Guzman’s worth exceeds $1 billion, according to Forbes magazine, which also ranked him one of the “World’s Most Powerful People”, putting him above the presidents of France and Venezuela.

An operation between the 13th and 17th of this month raided a number of residences that Guzman was known to frequent, finding tunnels connecting seven of them to Sinaloa’s sewer system. It is believed that Guzman used these tunnels to make narrow escapes on a number of occasions.

Source: cominganarchy.com
Source: cominganarchy.com

Authorities found Guzman in the Miramar condos, which overlook the Pacific Ocean in the coastal city of Mazatlan.

“He got tired of living up in the mountains and not being able to enjoy the comforts of his wealth. He became complacent and starting coming into the city of Culiacan and Mazatlan. That was a fatal error,”

said Michael S. Vigil, a former senior DEA official who had been briefed on the operation.

Mexico may extradite Guzman to the US to reduce the risk of his escape. In 2001, Guzman escaped from a Mexican prison in a laundry truck (he was aided by insiders, and many suspect that the government of former Mexican President Felipe Calderon was involved).

The US government is not without fault though. About a month ago, The Higher Learning reported on how the US government played a major role in solidifying the Sinaloa Cartel’s power by giving them immunity between 2002 and 2012 in exchange for info on other cartels’ operations.

Read the full story from the AP here.

Feature Photo Courtesy of: Eduardo Verdugo, AP

Fukushima Follow-Up: 56% of Children Have Pre-Cancerous Growth on Thyroid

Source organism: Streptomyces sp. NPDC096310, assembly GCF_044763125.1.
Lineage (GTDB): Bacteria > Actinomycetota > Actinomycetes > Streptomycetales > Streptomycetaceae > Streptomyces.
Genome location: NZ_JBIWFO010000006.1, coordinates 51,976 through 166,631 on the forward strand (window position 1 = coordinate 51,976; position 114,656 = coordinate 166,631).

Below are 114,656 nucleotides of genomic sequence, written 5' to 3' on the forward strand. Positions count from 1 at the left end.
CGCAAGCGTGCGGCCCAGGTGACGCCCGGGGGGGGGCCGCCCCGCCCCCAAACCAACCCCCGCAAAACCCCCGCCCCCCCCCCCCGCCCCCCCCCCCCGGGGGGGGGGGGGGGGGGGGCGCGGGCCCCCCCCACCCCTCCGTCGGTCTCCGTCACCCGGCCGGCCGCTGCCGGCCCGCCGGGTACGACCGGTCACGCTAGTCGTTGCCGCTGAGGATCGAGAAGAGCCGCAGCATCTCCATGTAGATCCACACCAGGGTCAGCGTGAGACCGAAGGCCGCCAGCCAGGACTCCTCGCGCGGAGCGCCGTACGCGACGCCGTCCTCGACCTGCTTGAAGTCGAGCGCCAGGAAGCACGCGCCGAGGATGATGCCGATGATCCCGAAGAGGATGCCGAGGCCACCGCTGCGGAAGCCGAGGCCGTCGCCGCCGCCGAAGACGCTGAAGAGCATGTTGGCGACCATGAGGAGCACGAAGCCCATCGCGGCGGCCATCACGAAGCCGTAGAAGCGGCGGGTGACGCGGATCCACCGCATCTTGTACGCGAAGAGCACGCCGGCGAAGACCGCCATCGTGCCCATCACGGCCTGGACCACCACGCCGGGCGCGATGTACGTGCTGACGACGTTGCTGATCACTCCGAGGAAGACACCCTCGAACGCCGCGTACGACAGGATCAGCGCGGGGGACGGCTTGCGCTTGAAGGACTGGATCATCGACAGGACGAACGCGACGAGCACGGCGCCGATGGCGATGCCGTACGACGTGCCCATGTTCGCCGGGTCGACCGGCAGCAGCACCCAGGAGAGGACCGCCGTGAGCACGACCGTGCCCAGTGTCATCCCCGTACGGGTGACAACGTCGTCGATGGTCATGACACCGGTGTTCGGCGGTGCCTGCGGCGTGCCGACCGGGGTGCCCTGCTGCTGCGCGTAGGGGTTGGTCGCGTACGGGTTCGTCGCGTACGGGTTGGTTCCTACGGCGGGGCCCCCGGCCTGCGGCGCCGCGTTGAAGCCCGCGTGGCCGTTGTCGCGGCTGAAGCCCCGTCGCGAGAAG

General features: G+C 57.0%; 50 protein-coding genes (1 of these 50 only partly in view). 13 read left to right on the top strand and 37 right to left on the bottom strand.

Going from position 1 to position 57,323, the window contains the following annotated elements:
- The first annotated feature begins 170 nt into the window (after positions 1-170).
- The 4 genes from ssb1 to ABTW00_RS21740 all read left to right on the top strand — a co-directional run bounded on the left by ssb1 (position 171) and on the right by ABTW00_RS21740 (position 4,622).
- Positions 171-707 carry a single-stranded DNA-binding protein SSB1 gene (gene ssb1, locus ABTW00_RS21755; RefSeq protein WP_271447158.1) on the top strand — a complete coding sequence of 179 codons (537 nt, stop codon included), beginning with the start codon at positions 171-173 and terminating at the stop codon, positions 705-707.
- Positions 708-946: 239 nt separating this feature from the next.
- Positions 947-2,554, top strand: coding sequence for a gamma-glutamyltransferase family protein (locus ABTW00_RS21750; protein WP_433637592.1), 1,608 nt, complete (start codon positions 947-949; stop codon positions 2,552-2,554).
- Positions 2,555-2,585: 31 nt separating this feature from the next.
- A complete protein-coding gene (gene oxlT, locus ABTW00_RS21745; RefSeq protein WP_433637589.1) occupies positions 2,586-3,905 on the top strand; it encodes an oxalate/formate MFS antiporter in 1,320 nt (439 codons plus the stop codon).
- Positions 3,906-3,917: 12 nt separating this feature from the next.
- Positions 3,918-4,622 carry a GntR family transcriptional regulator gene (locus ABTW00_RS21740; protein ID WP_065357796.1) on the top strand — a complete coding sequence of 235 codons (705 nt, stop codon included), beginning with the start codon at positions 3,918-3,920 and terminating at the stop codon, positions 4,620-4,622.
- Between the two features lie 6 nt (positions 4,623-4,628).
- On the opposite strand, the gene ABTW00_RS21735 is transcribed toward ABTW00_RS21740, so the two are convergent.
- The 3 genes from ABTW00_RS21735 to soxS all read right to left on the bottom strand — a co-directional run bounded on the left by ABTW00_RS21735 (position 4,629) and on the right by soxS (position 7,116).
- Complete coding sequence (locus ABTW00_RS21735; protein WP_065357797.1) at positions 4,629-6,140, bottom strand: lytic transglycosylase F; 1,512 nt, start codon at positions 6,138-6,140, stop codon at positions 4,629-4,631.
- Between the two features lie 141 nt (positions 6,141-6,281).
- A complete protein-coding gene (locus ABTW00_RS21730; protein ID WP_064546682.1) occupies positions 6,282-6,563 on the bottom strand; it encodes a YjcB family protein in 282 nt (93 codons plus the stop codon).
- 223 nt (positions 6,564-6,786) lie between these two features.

Joseph Mangano is the Executive Director of the Radiation and Public Health Project (RPHP), a group which produces research on the health hazards of nuclear reactors and weapons.

Recently, Mangano sat down for an interview with Jessica Desvarieux from The Real News Network to discuss a study released by the RPHP about the worsening situation at Japan’s Fukushima nuclear power plant.

Surface water radiation levels (click to enlarge)

Among the findings, Mangano talks about how levels of hypothyroidism (a cancer caused by exposure to radioactive Iodine like that still being released into the ocean from the nuclear reactors) have been steadily climbing since the disaster.

TEPCO, the company that owns the plant, recently admitted that up to 2,000 workers who helped in the clean-up following the tsunami face a heightened risk of thyroid cancer.

Policeman in radiation suits bow their head to pray for those lost during the tsunami and fallout.

Since hypothyroidism is caused by exposure to high levels of radiation, children and infants are especially susceptible to the disease, since they can’t withstand as much radiation as a full-grown adult.

Two years ago, only 35% of children near Fukushima had pre-cancerous cysts or growths on their thyroid gland. Last year the number jumped to 45% and this year it has reached 56%.

The thyroid gland

Even scarier is that the rate of hypothyroidism in newborns along the United States’ west coast (where the radioactive waste that has been spreading across the Pacific is just now starting to reach us) has risen 26% since the disaster.

Read the full interview here.

The BBC also recently reported that researchers in Japan are finding that butterflies in the region are become increasingly mutated, with, “much smaller wings and irregularly developed eyes.”

Mutated butterfly from nearby the Fukushima plant